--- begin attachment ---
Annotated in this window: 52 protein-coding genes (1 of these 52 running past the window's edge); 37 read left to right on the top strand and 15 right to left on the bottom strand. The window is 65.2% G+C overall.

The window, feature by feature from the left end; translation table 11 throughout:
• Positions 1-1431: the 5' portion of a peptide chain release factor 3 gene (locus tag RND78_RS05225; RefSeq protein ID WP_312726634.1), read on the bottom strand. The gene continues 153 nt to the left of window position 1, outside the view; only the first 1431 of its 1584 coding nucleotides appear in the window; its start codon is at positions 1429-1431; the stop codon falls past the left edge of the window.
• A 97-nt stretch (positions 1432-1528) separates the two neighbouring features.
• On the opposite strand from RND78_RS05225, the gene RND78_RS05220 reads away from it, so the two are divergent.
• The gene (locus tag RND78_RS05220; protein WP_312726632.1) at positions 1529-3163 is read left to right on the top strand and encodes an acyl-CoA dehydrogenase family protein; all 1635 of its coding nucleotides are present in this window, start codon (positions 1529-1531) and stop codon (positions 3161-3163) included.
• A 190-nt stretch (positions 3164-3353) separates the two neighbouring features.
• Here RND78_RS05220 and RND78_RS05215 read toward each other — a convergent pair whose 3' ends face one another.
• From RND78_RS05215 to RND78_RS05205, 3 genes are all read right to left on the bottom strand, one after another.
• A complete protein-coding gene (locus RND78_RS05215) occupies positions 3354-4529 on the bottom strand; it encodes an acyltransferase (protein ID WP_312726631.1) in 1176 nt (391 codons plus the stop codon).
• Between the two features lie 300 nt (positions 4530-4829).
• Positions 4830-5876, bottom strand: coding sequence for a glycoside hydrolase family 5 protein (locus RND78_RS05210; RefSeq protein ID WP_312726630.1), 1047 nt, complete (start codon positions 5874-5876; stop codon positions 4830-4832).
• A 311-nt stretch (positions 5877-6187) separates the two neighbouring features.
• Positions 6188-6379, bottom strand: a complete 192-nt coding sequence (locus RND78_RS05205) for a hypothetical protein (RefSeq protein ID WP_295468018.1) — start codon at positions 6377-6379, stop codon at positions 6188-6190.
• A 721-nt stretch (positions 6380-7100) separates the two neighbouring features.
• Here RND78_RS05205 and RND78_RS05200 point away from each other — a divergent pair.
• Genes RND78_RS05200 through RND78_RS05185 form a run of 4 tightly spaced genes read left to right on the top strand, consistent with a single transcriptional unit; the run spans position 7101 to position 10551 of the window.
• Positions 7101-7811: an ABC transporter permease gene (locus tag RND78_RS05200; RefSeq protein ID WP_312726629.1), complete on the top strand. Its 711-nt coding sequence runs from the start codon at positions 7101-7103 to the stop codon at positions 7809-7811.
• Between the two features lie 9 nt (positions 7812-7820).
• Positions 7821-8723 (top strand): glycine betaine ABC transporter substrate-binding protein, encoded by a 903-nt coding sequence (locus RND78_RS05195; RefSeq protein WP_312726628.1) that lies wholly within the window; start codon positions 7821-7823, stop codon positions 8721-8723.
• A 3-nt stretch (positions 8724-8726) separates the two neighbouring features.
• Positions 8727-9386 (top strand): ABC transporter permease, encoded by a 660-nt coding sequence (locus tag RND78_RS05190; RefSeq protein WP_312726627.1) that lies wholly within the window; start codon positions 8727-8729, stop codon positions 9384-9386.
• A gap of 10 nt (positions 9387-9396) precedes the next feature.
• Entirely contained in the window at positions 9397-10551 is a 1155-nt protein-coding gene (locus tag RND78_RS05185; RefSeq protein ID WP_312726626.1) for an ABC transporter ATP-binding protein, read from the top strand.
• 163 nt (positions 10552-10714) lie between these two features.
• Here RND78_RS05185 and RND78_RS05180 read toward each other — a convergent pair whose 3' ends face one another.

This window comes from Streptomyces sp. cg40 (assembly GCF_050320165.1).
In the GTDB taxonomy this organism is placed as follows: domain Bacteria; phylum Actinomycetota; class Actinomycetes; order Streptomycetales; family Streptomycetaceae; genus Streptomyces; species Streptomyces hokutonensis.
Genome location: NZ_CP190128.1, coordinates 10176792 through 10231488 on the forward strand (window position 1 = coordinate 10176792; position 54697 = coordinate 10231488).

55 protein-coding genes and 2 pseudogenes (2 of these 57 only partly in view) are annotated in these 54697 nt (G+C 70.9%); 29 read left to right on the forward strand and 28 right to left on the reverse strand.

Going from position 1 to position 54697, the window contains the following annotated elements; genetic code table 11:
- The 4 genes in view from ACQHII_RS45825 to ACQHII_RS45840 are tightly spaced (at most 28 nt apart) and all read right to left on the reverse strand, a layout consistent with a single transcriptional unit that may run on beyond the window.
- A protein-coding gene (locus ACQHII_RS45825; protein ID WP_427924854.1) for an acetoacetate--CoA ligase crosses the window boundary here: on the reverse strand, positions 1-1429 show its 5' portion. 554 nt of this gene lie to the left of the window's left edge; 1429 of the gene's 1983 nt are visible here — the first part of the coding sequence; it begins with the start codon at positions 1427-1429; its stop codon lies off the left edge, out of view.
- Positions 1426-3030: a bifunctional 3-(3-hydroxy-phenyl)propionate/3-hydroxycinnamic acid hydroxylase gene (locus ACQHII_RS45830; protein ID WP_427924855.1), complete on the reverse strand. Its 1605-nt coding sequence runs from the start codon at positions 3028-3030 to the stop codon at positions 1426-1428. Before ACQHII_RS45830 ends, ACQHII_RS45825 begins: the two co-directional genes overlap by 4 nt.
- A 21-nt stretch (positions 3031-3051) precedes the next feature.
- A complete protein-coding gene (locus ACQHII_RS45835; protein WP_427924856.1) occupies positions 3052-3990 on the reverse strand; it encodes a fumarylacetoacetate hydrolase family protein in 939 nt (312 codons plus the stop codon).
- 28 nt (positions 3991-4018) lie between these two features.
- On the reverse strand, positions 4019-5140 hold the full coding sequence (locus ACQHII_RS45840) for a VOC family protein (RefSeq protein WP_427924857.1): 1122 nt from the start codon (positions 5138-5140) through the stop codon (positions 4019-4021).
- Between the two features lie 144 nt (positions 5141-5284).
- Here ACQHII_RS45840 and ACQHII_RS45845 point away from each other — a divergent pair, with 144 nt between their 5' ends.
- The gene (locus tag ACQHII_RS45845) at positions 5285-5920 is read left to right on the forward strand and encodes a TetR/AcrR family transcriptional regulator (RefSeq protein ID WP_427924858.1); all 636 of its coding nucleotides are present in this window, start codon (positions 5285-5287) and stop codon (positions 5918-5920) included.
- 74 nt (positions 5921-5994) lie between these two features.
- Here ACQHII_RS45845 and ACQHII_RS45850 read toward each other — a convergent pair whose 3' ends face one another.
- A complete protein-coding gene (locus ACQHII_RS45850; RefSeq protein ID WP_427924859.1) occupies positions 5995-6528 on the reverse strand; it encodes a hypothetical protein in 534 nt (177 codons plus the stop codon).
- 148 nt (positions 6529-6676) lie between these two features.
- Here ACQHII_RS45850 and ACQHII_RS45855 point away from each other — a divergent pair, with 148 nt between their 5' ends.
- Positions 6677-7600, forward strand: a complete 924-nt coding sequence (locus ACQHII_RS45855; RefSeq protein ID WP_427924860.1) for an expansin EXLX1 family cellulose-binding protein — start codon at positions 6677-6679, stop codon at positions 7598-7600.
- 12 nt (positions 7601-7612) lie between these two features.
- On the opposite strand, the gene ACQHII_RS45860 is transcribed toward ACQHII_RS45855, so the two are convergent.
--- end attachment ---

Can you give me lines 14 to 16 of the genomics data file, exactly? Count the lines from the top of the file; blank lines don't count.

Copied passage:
• Positions 6188-6379, bottom strand: a complete 192-nt coding sequence (locus RND78_RS05205) for a hypothetical protein (RefSeq protein ID WP_295468018.1) — start codon at positions 6377-6379, stop codon at positions 6188-6190.
• A 721-nt stretch (positions 6380-7100) separates the two neighbouring features.
• Here RND78_RS05205 and RND78_RS05200 point away from each other — a divergent pair.